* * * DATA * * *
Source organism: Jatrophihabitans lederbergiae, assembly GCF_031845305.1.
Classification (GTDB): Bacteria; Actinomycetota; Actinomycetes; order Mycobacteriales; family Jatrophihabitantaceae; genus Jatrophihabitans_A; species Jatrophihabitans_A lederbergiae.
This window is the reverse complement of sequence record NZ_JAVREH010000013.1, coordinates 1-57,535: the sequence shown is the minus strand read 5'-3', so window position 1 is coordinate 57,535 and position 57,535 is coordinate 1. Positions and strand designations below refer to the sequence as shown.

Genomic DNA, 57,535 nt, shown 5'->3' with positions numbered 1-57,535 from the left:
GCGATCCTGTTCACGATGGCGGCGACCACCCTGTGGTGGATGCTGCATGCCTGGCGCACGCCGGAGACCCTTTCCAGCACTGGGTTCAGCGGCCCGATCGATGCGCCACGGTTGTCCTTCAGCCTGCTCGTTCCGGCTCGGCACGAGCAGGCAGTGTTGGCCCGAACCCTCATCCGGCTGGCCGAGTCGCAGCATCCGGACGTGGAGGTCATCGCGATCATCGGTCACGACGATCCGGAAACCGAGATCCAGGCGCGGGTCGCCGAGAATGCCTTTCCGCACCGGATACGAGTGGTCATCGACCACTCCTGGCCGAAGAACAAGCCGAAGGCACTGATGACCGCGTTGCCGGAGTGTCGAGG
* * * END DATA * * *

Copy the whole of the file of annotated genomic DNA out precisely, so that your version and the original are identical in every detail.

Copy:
Source organism: Jatrophihabitans lederbergiae, assembly GCF_031845305.1.
Classification (GTDB): Bacteria; Actinomycetota; Actinomycetes; order Mycobacteriales; family Jatrophihabitantaceae; genus Jatrophihabitans_A; species Jatrophihabitans_A lederbergiae.
This window is the reverse complement of sequence record NZ_JAVREH010000013.1, coordinates 1-57,535: the sequence shown is the minus strand read 5'-3', so window position 1 is coordinate 57,535 and position 57,535 is coordinate 1. Positions and strand designations below refer to the sequence as shown.

Genomic DNA, 57,535 nt, shown 5'->3' with positions numbered 1-57,535 from the left:
GCGATCCTGTTCACGATGGCGGCGACCACCCTGTGGTGGATGCTGCATGCCTGGCGCACGCCGGAGACCCTTTCCAGCACTGGGTTCAGCGGCCCGATCGATGCGCCACGGTTGTCCTTCAGCCTGCTCGTTCCGGCTCGGCACGAGCAGGCAGTGTTGGCCCGAACCCTCATCCGGCTGGCCGAGTCGCAGCATCCGGACGTGGAGGTCATCGCGATCATCGGTCACGACGATCCGGAAACCGAGATCCAGGCGCGGGTCGCCGAGAATGCCTTTCCGCACCGGATACGAGTGGTCATCGACCACTCCTGGCCGAAGAACAAGCCGAAGGCACTGATGACCGCGTTGCCGGAGTGTCGAGG